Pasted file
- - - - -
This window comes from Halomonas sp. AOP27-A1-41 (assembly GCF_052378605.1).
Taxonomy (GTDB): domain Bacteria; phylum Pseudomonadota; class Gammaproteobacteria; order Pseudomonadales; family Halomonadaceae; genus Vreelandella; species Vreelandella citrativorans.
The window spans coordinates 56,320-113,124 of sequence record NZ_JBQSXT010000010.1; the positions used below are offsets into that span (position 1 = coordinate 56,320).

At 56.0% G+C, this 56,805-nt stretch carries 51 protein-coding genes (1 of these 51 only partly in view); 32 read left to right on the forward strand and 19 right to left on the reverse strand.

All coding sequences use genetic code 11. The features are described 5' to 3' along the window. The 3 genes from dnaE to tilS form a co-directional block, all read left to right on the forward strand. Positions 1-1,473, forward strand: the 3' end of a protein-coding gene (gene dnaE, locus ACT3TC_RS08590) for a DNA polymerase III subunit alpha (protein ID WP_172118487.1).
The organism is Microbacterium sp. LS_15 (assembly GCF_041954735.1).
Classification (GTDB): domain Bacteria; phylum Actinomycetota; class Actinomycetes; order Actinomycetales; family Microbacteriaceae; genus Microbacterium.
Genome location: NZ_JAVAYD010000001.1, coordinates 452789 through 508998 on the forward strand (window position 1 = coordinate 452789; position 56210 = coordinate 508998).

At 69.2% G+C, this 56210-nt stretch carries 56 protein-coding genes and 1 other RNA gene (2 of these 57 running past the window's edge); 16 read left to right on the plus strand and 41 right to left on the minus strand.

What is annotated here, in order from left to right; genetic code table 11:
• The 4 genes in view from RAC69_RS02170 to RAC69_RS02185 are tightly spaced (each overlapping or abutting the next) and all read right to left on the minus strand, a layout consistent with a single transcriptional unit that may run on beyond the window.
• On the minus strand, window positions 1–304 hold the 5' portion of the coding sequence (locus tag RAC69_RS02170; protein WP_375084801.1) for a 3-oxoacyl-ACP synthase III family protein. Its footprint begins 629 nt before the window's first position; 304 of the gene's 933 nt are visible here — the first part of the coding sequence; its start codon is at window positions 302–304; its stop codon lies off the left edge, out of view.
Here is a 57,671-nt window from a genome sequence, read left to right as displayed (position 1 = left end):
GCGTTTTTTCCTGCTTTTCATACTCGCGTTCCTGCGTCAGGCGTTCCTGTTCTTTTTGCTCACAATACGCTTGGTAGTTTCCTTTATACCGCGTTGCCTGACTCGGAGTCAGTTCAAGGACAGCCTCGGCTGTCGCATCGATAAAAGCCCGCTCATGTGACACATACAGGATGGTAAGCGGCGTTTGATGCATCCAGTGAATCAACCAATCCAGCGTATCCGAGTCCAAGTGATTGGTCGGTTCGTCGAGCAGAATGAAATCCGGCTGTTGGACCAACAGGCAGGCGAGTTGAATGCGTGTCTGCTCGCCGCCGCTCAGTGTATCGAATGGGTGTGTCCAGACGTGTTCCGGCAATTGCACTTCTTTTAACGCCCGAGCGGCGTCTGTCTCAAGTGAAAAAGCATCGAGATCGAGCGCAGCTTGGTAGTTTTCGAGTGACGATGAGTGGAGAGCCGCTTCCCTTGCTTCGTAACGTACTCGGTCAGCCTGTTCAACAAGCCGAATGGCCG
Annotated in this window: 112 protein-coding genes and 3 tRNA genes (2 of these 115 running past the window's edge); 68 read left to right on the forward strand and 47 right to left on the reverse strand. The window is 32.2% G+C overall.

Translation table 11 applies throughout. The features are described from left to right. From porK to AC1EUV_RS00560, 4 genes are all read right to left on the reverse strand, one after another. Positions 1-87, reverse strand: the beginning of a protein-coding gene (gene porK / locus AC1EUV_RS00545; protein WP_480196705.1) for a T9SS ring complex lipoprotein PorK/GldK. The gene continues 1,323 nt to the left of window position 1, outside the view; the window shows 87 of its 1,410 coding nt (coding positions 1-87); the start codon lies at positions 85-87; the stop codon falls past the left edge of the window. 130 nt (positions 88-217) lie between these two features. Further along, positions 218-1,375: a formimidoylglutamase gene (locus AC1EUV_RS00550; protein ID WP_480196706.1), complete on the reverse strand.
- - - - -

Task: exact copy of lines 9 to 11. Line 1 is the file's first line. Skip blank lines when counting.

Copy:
At 69.2% G+C, this 56210-nt stretch carries 56 protein-coding genes and 1 other RNA gene (2 of these 57 running past the window's edge); 16 read left to right on the plus strand and 41 right to left on the minus strand.

What is annotated here, in order from left to right; genetic code table 11:
• The 4 genes in view from RAC69_RS02170 to RAC69_RS02185 are tightly spaced (each overlapping or abutting the next) and all read right to left on the minus strand, a layout consistent with a single transcriptional unit that may run on beyond the window.